Spending squeeze and Universal Credit cut will plunge people into financial hardship: FCA

Nisha Arora, the FCA’s director of consumer and retail policy, gave a speech at the Westminster Business Forum, on debt regulation: Regulating for better outcomes – next steps in consumer credit | FCA.

Sarah Coles, personal finance analyst, Hargreaves Lansdown said: “The spending squeeze and the Universal Credit cut will plunge people into financial hardship, and could leave them at the mercy of companies taking advantage of their desperation. The FCA has warned that a wave of financial problems is on the way, and says it’s working to protect people from poor practice within the credit industry that can do even more damage when people are at their most vulnerable.

It’s been a perfect storm. We’ve been hit with soaring energy bills, fuel prices, and food costs, at a time when people are already reeling from the withdrawal of furlough support and the removal of the £20 a week uplift in Universal Credit. Even before these changes, HL research showed that 8% of people were struggling, and 24% were just about getting by, so we can expect these numbers to be climbing.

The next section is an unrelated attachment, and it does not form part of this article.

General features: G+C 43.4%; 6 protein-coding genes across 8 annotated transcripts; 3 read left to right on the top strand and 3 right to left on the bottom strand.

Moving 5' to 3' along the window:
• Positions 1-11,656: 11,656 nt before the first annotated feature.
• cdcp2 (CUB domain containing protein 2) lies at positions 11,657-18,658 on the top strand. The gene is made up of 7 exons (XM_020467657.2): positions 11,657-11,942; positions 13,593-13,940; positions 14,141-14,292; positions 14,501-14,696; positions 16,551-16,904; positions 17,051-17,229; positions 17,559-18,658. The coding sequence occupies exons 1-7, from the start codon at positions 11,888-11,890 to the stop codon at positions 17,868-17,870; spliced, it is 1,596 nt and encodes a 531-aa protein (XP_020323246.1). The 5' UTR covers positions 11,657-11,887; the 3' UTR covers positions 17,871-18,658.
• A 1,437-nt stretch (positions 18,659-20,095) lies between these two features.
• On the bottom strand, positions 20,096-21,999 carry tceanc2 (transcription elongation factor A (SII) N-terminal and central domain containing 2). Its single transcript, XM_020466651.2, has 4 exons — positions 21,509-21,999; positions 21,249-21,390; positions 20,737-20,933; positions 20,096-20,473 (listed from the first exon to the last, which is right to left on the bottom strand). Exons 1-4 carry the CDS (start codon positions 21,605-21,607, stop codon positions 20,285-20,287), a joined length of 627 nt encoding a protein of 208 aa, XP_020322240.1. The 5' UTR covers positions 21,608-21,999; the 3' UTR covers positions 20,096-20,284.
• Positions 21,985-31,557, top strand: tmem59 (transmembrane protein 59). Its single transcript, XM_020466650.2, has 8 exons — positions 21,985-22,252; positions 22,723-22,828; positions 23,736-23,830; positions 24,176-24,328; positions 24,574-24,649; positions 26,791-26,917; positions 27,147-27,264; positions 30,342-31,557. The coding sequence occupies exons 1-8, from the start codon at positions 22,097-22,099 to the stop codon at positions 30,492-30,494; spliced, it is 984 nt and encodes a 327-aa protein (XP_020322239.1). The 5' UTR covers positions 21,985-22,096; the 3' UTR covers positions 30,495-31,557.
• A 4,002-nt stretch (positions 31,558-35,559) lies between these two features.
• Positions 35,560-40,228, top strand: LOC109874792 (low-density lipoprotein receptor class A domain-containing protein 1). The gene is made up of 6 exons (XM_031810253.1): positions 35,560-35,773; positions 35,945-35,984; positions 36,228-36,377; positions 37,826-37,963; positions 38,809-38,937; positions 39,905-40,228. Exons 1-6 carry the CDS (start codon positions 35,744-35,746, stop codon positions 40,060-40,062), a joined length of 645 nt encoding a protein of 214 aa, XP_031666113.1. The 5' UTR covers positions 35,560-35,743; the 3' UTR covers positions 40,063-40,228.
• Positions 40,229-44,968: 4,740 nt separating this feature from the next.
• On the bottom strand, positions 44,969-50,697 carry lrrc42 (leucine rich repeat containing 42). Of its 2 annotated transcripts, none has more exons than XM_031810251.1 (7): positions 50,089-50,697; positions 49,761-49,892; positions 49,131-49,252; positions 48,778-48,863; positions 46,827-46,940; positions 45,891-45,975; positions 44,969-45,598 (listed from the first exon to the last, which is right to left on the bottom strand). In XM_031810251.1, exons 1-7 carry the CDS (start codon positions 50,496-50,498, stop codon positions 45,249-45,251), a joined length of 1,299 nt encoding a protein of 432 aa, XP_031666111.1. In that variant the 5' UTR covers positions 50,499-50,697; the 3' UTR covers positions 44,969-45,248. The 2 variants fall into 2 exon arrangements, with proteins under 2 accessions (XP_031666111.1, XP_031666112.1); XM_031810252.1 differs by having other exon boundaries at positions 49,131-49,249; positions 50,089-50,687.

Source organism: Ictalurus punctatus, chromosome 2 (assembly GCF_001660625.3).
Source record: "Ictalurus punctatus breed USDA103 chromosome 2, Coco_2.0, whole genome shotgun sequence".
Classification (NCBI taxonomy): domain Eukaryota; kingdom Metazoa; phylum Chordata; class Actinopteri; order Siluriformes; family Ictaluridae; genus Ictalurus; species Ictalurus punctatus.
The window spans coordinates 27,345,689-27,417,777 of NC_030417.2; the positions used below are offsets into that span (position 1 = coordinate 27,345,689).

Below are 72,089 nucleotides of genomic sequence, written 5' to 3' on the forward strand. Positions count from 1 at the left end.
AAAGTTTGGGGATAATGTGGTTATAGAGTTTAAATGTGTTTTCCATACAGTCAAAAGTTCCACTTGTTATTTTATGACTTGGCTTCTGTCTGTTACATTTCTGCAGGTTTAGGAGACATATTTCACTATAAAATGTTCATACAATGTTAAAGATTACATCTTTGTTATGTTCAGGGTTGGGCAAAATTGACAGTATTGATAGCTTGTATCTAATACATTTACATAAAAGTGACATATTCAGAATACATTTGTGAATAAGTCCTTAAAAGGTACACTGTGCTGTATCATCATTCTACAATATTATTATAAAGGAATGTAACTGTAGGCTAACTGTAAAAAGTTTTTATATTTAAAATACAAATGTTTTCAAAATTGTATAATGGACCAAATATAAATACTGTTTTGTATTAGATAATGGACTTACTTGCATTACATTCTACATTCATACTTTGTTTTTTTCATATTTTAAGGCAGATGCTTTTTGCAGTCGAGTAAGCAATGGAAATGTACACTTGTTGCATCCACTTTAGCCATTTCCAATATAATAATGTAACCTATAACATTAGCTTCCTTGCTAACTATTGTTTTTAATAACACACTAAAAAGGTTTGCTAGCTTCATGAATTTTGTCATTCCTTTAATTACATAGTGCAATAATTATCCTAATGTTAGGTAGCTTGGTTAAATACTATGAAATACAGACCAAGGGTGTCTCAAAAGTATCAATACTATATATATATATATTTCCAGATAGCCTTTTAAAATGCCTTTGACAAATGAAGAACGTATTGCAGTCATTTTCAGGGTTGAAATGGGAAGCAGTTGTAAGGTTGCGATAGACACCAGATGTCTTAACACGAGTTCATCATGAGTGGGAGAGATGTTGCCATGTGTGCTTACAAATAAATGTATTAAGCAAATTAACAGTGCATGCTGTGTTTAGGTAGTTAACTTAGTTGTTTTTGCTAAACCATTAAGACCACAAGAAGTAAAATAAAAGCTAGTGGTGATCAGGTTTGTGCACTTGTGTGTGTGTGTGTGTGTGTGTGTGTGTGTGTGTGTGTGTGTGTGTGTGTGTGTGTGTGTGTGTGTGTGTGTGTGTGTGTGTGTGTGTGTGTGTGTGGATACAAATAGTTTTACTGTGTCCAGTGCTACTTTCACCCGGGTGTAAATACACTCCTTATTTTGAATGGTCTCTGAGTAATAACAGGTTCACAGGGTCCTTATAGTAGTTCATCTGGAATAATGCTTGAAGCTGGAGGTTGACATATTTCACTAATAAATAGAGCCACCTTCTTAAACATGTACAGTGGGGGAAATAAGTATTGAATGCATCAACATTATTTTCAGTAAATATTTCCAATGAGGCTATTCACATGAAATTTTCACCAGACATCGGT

In a speech today, Nisha Arora, the FCA’s director of consumer and retail policy, said many people will fall into financial difficulty in the coming months. The FCA will be working with lenders to make sure they’re thrown a lifeline. It’s also cracking down on bad practices among some of the providers that vulnerable people tend to turn to when they hit problems with debts.

It highlighted the companies that advertise debt advice, but essentially charge fees to package up debt, and have an incentive to recommend expensive options. In July, after it reviewed the market, five companies stopped offering regulated debt advice, and it used its formal powers to stop a sixth.

The FCA is also looking into high cost credit, and while this covers a massive range of different kinds of lending, Arora pointed out that complaints to the Ombudsman about this kind of debt are rising and 60% of them are upheld. This indicates that they’re granting significant numbers of expensive loans to people who should never have had them.

At this end of the market, it’s a delicate balance, because they’re trying not to cut people off from formal debt at the point when they need it most, because it would raise the risk of them turning to informal and often far riskier debt. Yet the FCA needs to make sure they’re not allowing these formal lenders to make life even harder for desperate borrowers in the long run.

If you hit financial trouble, you don’t have to go it alone, and you don’t need to turn to expensive companies charging fees to help. The best place to start is with a debt charity like National Debtline or Stepchange. They won’t charge to help you, and will talk you through all your options to help you find the solution that’s right for you.”